EVEN by the hectic standard set by the last three rollercoaster weeks in British politics, Monday’s events were truly remarkable.

In the space of a couple of hours, the Conservative leadership campaign was completed, our new leader hailed, David Cameron announced he would leave No 10 by Wednesday evening and the Labour party started its own leadership battle.

I am sure Theresa May will do a great job as our new Prime Minister. She has set her stall out clearly. We know what she wants to achieve for our country.

Firstly, and perhaps most importantly at a time when the country faces some uncertainty and complex issues to resolve, she is the experienced and skilled politician the UK needs.

Her 20 years at the top table in politics and government will be invaluable in the days and months ahead. Those record-breaking six years as Home Secretary – one of the most tricky of Cabinet posts – is ideal preparation for the top job and evidence of her strong, proven leadership qualities.

Her record at the Home Office is impressive and not just for its longevity. The milestone Modern Slavery Act which addressed the issue of people trafficking and slavery was just one of her many achievements.

Those qualities – along with her well-established reputation of mastering the detail of issues - will be most important as she finds the best course through the uncharted waters ahead.

On Monday, Theresa May set out her vision for the country and committed herself to serious social and economic reform.

She wants an economy which works for everyone, to make sure that as the economy grows everyone benefits – not just those at the top. Her plan to curb excessive executive pay is a very tangible signal that she wants the success of the British economy to be shared more fairly.

She wants to bring the country back together ¬– in her words benefiting rich and poor, north and south, urban and rural, young and old, male and female, black and white, sick and healthy, public sector, private sector, those with skills and those without.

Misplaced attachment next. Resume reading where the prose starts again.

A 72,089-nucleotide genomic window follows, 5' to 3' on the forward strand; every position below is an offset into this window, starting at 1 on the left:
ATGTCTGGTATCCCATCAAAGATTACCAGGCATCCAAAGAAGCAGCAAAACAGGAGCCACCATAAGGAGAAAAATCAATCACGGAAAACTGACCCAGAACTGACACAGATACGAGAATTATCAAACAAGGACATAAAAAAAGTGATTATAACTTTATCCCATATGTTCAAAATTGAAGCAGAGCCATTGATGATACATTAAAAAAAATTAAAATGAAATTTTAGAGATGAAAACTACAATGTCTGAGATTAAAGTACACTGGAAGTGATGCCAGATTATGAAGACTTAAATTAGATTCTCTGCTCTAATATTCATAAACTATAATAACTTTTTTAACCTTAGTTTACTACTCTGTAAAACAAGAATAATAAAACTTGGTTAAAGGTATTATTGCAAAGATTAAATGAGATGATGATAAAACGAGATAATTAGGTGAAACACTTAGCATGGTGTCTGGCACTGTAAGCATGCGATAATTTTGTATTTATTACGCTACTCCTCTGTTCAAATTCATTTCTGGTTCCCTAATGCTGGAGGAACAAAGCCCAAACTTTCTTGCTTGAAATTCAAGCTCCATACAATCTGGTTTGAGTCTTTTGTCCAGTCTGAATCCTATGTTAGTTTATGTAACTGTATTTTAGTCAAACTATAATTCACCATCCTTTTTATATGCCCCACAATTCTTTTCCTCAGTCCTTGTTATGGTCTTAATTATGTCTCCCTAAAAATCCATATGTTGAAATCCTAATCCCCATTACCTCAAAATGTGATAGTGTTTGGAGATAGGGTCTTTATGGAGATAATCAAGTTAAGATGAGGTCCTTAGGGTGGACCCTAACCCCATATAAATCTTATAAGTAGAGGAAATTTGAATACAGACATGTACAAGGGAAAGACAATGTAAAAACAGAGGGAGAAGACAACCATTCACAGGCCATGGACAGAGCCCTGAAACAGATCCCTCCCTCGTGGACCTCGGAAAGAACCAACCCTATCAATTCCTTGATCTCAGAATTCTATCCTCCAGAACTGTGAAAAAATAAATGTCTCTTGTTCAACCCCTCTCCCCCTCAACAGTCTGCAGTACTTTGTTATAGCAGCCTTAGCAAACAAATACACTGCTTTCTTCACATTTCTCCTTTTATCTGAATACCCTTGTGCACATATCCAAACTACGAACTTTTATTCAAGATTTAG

I particularly welcome her remarks on making sure our schools provide the best opportunities for all pupils, on apprenticeships, on improving productivity, on funding big infrastructure projects and bridging the North-South divide.

Importantly, she is committed to Brexit. Her attitude is positive, seeing it as an opportunity, not a problem, and I am sure she can get the best deal for Britain.

Ken Clarke’s description of her being “a bloody difficult woman” will be worn by Theresa almost as a badge of pride. And as she herself said, European Commission president Jean-Claude Juncker and the other leaders of the European Union will shortly find out just how difficult she can be!

Her background and upbringing – the daughter of a Church of England vicar, a grammar-school education – was not highly privileged and she is committed to public service.

I am looking forward to working with Theresa to make the most of the opportunity presented by the EU referendum result and making Britain a better place for all of us – regardless of where we live or our background.